Tags: World | Bank | Repeat | Collapse

World Bank’s Zoellick: World Headed for Repeat of 2008 Financial Collapse

Monday, 04 Jun 2012 07:06 AM

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Global financial systems will be doomed to repeat the 2008 financial crisis if policymakers fail to tackle the European debt crisis now, says Robert Zoellick, outgoing president of the World Bank.

The 2008 collapse of Lehman Brothers sparked a worldwide financial crisis, and a messy Greek exit from the eurozone could pressure larger countries to follow the same path, which would involve large-scale defaults that would rattle markets in Europe and elsewhere.

"Events in Greece could trigger financial fright in Spain, Italy and across the eurozone. The summer of 2012 offers an eerie echo of 2008," Zoellick says, according to The Daily Mail.

Editor's Note: Startling Proof of the End of America’s Middle Class. Details in the Video

"If Greece leaves the eurozone, the contagion is impossible to predict, just as Lehman had unexpected consequences."

While Greece is currently able to tap bailout funds, fears are building that the larger Spain may need help also, as debt-laden Madrid is set to recapitalize a large financial institution and may need to help regional governments refinance their debts.

Spain may sell sovereign bonds to prop up its banking sector and regional governments, but that might not be enough.

"Eurozone leaders need to be prepared to recapitalize banks. In the eurozone, the guarantees of some national sovereigns are unlikely to be sufficient and only that of the 'euro-sovereign' will suffice," Zoellick says, referring to calls for all countries to underwrite a single bond to shore up the continent's financial system a whole.

Policymakers in wealthier countries like Germany oppose such a plan.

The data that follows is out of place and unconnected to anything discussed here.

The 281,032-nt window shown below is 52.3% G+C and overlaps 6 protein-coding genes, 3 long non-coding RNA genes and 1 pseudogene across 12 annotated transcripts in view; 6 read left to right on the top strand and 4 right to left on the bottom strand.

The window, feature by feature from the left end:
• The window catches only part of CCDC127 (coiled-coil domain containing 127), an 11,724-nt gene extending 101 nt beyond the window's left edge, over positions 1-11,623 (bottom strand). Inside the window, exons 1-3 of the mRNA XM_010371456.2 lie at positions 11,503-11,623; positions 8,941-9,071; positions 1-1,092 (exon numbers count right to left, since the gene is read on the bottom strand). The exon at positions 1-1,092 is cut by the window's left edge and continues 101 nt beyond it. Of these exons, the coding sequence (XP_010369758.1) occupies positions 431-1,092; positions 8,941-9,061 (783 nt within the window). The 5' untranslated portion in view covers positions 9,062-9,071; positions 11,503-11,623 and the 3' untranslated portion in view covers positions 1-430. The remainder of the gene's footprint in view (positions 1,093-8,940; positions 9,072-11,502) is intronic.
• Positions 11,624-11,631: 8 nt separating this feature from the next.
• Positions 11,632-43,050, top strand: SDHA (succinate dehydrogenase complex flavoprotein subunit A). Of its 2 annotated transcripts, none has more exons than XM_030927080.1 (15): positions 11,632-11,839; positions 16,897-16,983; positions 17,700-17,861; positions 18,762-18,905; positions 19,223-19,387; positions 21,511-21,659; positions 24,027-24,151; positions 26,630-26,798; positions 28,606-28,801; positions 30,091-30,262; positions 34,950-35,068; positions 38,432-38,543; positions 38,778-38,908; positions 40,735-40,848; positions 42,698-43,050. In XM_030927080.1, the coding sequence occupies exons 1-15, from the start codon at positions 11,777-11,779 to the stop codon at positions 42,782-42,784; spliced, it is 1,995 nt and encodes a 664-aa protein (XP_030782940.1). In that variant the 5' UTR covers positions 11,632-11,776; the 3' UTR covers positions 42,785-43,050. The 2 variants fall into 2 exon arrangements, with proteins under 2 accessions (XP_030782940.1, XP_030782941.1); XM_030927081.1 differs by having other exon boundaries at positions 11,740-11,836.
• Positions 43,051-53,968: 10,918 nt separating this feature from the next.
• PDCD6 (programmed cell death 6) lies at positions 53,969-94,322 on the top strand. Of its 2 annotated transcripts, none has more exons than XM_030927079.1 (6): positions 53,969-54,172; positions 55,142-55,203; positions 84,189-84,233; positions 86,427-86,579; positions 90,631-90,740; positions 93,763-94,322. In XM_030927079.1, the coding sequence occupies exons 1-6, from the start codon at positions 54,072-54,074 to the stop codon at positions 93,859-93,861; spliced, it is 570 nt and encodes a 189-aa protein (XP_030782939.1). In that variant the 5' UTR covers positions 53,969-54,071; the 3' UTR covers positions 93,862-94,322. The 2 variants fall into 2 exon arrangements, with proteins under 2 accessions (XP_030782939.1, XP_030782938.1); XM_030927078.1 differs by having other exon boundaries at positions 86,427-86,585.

"It is far from clear that eurozone leaders have steeled themselves for this step. Eurozone leaders need to be ready. There will not be time for meetings of finance ministers to discuss the outlook and debate the politics," Zoellick says.

Spain is preparing to bail out the Bankia financial institution, similar to Belgium's rescue of Dexia in 2011.

European Central Bank President Mario Draghi said recently the continent needs to create a centralized body to handled propping up banks, as individual regulators tend to wait until the last second to act and exacerbate the debt crisis.

"What Dexia shows — and Bankia shows as well — is that whenever we are confronted with the dramatic need to recapitalize, if you look back, the reaction of the national supervisors... is to underestimate the problem, then come out with a first assessment, a second, a third, fourth," Draghi told the European Parliament in Brussels, according to the Associated Press.

"That is the worst possible way of doing things, because everybody ends up doing the right thing but at the highest possible cost and price."

Editor's Note: Startling Proof of the End of America’s Middle Class. Details in the Video


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